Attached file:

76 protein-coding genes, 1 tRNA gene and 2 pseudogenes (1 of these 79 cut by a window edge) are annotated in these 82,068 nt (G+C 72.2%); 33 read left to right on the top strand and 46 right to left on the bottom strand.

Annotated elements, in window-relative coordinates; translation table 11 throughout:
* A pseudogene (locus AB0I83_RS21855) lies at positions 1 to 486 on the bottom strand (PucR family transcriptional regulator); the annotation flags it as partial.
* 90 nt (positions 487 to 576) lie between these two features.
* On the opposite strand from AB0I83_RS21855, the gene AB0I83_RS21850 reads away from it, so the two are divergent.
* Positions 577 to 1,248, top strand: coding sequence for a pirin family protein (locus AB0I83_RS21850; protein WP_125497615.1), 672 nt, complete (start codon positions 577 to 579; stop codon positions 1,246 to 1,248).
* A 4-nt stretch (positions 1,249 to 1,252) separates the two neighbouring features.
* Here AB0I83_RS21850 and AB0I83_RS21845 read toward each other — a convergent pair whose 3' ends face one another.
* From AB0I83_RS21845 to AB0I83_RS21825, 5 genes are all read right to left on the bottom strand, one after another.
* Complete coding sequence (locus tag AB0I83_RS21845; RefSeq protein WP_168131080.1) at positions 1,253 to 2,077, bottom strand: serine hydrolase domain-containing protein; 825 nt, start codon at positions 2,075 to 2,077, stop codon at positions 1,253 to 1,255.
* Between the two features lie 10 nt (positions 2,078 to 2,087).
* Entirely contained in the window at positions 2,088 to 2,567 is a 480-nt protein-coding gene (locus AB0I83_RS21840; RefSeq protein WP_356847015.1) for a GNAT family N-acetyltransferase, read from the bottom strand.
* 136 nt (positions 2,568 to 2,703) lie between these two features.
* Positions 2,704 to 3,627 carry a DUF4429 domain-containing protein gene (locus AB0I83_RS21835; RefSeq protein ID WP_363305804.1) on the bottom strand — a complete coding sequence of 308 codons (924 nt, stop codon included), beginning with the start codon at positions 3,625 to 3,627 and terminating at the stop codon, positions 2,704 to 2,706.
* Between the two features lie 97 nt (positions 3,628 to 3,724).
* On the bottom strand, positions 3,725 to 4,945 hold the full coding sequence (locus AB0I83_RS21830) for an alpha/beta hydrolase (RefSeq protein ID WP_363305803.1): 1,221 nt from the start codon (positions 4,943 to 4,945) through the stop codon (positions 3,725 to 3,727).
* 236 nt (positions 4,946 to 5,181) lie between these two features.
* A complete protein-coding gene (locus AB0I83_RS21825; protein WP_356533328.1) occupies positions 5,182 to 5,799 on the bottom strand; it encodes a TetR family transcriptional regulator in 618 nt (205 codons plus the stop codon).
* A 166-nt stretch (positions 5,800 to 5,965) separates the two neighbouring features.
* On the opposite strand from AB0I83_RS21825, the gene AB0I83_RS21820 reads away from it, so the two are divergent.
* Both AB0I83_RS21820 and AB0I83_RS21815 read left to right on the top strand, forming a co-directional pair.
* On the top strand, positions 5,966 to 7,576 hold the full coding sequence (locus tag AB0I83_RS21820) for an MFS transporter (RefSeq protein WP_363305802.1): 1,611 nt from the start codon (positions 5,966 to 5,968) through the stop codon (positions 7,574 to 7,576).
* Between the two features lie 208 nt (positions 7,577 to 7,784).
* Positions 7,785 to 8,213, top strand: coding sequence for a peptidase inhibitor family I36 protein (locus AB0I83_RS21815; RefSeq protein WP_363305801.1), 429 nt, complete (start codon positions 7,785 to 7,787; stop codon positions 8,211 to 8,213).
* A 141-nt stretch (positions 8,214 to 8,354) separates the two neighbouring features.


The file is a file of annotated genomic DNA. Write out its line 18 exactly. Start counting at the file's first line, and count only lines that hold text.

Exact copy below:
* A complete protein-coding gene (locus AB0I83_RS21825; protein WP_356533328.1) occupies positions 5,182 to 5,799 on the bottom strand; it encodes a TetR family transcriptional regulator in 618 nt (205 codons plus the stop codon).